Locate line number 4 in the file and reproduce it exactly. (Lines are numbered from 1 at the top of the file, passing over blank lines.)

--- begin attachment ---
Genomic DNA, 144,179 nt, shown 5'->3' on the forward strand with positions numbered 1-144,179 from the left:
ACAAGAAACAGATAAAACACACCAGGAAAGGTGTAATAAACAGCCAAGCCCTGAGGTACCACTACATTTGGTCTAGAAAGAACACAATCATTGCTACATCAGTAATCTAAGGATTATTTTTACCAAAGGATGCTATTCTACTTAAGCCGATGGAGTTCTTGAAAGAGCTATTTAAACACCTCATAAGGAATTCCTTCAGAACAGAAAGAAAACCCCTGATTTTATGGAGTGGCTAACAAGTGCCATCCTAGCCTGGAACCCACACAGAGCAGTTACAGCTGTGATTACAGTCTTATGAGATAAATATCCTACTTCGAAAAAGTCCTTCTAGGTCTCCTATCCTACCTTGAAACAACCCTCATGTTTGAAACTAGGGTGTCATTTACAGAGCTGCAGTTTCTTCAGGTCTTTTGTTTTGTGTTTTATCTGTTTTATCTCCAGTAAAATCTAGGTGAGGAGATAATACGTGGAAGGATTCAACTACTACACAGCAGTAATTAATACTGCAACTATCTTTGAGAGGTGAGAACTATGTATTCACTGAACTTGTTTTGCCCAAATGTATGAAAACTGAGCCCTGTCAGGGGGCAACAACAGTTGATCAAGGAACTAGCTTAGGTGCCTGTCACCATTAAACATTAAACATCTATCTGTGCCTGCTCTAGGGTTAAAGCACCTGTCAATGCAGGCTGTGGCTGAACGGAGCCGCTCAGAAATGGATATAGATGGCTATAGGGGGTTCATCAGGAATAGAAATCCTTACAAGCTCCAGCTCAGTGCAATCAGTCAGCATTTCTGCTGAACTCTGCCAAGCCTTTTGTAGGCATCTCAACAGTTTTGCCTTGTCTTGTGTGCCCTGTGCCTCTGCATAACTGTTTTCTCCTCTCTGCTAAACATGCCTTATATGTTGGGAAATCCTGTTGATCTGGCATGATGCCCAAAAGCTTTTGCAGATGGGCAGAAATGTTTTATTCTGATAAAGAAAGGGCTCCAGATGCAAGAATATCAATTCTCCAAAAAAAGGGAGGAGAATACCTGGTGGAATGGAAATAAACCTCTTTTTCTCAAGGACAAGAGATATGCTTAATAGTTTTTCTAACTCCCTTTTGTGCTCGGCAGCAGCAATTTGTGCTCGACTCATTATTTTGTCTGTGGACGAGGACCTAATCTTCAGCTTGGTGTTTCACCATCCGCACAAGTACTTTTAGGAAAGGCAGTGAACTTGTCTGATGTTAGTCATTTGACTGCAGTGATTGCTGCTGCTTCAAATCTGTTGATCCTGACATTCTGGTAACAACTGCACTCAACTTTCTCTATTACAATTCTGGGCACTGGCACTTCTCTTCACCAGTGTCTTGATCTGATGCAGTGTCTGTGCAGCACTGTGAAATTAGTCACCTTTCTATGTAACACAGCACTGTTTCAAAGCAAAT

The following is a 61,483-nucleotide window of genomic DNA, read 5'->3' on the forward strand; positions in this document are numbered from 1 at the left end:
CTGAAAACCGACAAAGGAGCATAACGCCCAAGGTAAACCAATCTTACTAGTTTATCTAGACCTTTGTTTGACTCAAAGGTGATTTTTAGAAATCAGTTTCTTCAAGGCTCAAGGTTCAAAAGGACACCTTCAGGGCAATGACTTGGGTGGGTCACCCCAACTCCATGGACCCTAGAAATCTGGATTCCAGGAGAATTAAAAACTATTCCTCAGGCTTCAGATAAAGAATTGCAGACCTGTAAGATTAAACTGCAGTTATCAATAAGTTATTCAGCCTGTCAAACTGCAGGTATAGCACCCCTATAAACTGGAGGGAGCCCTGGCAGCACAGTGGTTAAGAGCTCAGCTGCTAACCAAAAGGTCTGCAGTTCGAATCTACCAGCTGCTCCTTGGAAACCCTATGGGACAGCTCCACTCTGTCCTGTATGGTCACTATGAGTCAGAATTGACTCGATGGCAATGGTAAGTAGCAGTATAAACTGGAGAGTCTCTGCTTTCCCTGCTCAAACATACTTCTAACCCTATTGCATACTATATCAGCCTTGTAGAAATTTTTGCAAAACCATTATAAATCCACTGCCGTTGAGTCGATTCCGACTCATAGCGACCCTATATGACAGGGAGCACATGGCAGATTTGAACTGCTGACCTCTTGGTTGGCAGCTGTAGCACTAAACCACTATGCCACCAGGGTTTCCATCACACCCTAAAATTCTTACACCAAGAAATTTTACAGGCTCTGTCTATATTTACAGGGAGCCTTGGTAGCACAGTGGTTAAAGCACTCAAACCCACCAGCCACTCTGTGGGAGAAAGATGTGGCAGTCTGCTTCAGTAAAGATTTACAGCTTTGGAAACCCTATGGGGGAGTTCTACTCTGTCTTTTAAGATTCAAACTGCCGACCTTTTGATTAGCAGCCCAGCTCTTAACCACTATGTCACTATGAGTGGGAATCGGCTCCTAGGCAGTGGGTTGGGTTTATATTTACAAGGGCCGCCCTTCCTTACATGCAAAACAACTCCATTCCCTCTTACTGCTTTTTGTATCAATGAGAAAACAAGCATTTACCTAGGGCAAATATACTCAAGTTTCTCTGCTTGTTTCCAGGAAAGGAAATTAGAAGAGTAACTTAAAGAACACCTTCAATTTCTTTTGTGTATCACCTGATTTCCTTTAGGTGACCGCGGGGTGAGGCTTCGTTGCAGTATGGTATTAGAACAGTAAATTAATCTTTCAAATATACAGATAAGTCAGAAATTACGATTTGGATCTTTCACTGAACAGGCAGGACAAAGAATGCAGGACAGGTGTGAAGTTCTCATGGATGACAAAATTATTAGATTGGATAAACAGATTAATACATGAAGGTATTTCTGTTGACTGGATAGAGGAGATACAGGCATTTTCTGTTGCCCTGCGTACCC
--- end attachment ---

CTGAAAACCGACAAAGGAGCATAACGCCCAAGGTAAACCAATCTTACTAGTTTATCTAGACCTTTGTTTGACTCAAAGGTGATTTTTAGAAATCAGTTTCTTCAAGGCTCAAGGTTCAAAAGGACACCTTCAGGGCAATGACTTGGGTGGGTCACCCCAACTCCATGGACCCTAGAAATCTGGATTCCAGGAGAATTAAAAACTATTCCTCAGGCTTCAGATAAAGAATTGCAGACCTGTAAGATTAAACTGCAGTTATCAATAAGTTATTCAGCCTGTCAAACTGCAGGTATAGCACCCCTATAAACTGGAGGGAGCCCTGGCAGCACAGTGGTTAAGAGCTCAGCTGCTAACCAAAAGGTCTGCAGTTCGAATCTACCAGCTGCTCCTTGGAAACCCTATGGGACAGCTCCACTCTGTCCTGTATGGTCACTATGAGTCAGAATTGACTCGATGGCAATGGTAAGTAGCAGTATAAACTGGAGAGTCTCTGCTTTCCCTGCTCAAACATACTTCTAACCCTATTGCATACTATATCAGCCTTGTAGAAATTTTTGCAAAACCATTATAAATCCACTGCCGTTGAGTCGATTCCGACTCATAGCGACCCTATATGACAGGGAGCACATGGCAGATTTGAACTGCTGACCTCTTGGTTGGCAGCTGTAGCACTAAACCACTATGCCACCAGGGTTTCCATCACACCCTAAAATTCTTACACCAAGAAATTTTACAGGCTCTGTCTATATTTACAGGGAGCCTTGGTAGCACAGTGGTTAAAGCACTCAAACCCACCAGCCACTCTGTGGGAGAAAGATGTGGCAGTCTGCTTCAGTAAAGATTTACAGCTTTGGAAACCCTATGGGGGAGTTCTACTCTGTCTTTTAAGATTCAAACTGCCGACCTTTTGATTAGCAGCCCAGCTCTTAACCACTATGTCACTATGAGTGGGAATCGGCTCCTAGGCAGTGGGTTGGGTTTATATTTACAAGGGCCGCCCTTCCTTACATGCAAAACAACTCCATTCCCTCTTACTGCTTTTTGTATCAATGAGAAAACAAGCATTTACCTAGGGCAAATATACTCAAGTTTCTCTGCTTGTTTCCAGGAAAGGAAATTAGAAGAGTAACTTAAAGAACACCTTCAATTTCTTTTGTGTATCACCTGATTTCCTTTAGGTGACCGCGGGGTGAGGCTTCGTTGCAGTATGGTATTAGAACAGTAAATTAATCTTTCAAATATACAGATAAGTCAGAAATTACGATTTGGATCTTTCACTGAACAGGCAGGACAAAGAATGCAGGACAGGTGTGAAGTTCTCATGGATGACAAAATTATTAGATTGGATAAACAGATTAATACATGAAGGTATTTCTGTTGACTGGATAGAGGAGATACAGGCATTTTCTGTTGCCCTGCGTACCC